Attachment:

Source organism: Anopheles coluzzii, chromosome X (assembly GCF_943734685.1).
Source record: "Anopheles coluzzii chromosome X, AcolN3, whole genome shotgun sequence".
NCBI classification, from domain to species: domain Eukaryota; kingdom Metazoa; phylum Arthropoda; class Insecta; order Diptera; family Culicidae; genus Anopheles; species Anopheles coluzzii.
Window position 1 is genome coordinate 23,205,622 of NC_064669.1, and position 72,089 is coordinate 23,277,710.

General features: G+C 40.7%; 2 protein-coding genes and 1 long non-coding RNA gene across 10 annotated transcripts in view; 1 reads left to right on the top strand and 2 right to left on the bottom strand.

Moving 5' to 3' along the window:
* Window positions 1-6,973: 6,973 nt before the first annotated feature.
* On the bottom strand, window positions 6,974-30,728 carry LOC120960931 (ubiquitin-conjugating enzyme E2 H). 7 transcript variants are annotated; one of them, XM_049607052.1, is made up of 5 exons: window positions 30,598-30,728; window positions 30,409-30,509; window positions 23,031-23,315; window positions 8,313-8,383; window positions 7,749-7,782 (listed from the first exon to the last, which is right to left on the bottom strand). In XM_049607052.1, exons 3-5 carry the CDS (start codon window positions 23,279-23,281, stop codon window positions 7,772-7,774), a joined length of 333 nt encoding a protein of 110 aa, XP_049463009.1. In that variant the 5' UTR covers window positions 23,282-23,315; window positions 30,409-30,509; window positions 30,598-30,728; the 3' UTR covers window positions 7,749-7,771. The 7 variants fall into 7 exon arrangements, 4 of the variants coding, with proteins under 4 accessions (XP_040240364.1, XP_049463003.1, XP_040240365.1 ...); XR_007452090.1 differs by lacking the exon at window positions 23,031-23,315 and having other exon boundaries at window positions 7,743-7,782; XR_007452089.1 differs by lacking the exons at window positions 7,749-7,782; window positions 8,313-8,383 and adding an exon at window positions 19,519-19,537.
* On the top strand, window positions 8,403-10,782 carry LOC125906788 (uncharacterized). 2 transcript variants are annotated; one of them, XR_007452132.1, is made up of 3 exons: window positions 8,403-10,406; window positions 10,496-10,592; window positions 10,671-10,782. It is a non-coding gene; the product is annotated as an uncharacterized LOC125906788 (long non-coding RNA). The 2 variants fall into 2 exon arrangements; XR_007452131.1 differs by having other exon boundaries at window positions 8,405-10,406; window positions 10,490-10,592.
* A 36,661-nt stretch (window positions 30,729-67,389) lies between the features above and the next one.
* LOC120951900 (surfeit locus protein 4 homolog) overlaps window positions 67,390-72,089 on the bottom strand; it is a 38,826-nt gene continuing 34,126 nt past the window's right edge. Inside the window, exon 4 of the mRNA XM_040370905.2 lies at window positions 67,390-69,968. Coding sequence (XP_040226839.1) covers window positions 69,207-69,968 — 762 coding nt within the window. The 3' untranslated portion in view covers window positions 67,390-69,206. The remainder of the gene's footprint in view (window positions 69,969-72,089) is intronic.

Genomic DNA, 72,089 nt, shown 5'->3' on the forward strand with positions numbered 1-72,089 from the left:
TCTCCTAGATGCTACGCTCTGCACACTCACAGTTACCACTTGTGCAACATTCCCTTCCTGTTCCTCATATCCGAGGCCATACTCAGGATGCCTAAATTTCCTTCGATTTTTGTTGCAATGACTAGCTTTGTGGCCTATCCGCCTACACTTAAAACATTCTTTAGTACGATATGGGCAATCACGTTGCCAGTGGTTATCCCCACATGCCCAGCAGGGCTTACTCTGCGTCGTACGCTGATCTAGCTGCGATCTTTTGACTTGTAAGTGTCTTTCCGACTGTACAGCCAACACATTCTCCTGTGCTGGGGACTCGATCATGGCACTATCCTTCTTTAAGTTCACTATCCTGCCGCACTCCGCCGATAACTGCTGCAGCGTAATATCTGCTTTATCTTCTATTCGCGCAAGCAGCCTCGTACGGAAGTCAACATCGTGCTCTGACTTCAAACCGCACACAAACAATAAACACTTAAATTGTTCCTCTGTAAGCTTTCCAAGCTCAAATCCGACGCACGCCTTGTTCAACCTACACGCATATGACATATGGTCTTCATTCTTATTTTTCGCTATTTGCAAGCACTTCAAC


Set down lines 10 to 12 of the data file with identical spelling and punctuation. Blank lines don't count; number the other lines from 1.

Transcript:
* A 36,661-nt stretch (window positions 30,729-67,389) lies between the features above and the next one.
* LOC120951900 (surfeit locus protein 4 homolog) overlaps window positions 67,390-72,089 on the bottom strand; it is a 38,826-nt gene continuing 34,126 nt past the window's right edge. Inside the window, exon 4 of the mRNA XM_040370905.2 lies at window positions 67,390-69,968. Coding sequence (XP_040226839.1) covers window positions 69,207-69,968 — 762 coding nt within the window. The 3' untranslated portion in view covers window positions 67,390-69,206. The remainder of the gene's footprint in view (window positions 69,969-72,089) is intronic.

Genomic DNA, 72,089 nt, shown 5'->3' on the forward strand with positions numbered 1-72,089 from the left: